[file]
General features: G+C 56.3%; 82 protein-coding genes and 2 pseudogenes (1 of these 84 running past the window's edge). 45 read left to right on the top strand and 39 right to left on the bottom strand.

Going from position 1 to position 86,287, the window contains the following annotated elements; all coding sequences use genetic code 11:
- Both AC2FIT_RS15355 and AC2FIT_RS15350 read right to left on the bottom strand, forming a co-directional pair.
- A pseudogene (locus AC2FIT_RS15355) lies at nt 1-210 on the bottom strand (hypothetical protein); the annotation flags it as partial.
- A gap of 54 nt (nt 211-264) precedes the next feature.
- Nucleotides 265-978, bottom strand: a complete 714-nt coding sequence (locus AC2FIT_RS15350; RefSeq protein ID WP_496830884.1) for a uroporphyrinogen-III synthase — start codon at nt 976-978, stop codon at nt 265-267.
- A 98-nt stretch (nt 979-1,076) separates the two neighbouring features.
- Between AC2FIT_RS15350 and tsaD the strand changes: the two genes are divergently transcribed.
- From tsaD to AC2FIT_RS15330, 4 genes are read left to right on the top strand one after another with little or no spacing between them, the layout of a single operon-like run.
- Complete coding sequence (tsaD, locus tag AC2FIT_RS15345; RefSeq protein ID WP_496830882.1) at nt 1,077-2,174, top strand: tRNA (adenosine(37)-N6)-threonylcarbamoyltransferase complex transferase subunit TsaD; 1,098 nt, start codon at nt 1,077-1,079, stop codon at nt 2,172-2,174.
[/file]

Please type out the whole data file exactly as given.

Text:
General features: G+C 56.3%; 82 protein-coding genes and 2 pseudogenes (1 of these 84 running past the window's edge). 45 read left to right on the top strand and 39 right to left on the bottom strand.

Going from position 1 to position 86,287, the window contains the following annotated elements; all coding sequences use genetic code 11:
- Both AC2FIT_RS15355 and AC2FIT_RS15350 read right to left on the bottom strand, forming a co-directional pair.
- A pseudogene (locus AC2FIT_RS15355) lies at nt 1-210 on the bottom strand (hypothetical protein); the annotation flags it as partial.
- A gap of 54 nt (nt 211-264) precedes the next feature.
- Nucleotides 265-978, bottom strand: a complete 714-nt coding sequence (locus AC2FIT_RS15350; RefSeq protein ID WP_496830884.1) for a uroporphyrinogen-III synthase — start codon at nt 976-978, stop codon at nt 265-267.
- A 98-nt stretch (nt 979-1,076) separates the two neighbouring features.
- Between AC2FIT_RS15350 and tsaD the strand changes: the two genes are divergently transcribed.
- From tsaD to AC2FIT_RS15330, 4 genes are read left to right on the top strand one after another with little or no spacing between them, the layout of a single operon-like run.
- Complete coding sequence (tsaD, locus tag AC2FIT_RS15345; RefSeq protein ID WP_496830882.1) at nt 1,077-2,174, top strand: tRNA (adenosine(37)-N6)-threonylcarbamoyltransferase complex transferase subunit TsaD; 1,098 nt, start codon at nt 1,077-1,079, stop codon at nt 2,172-2,174.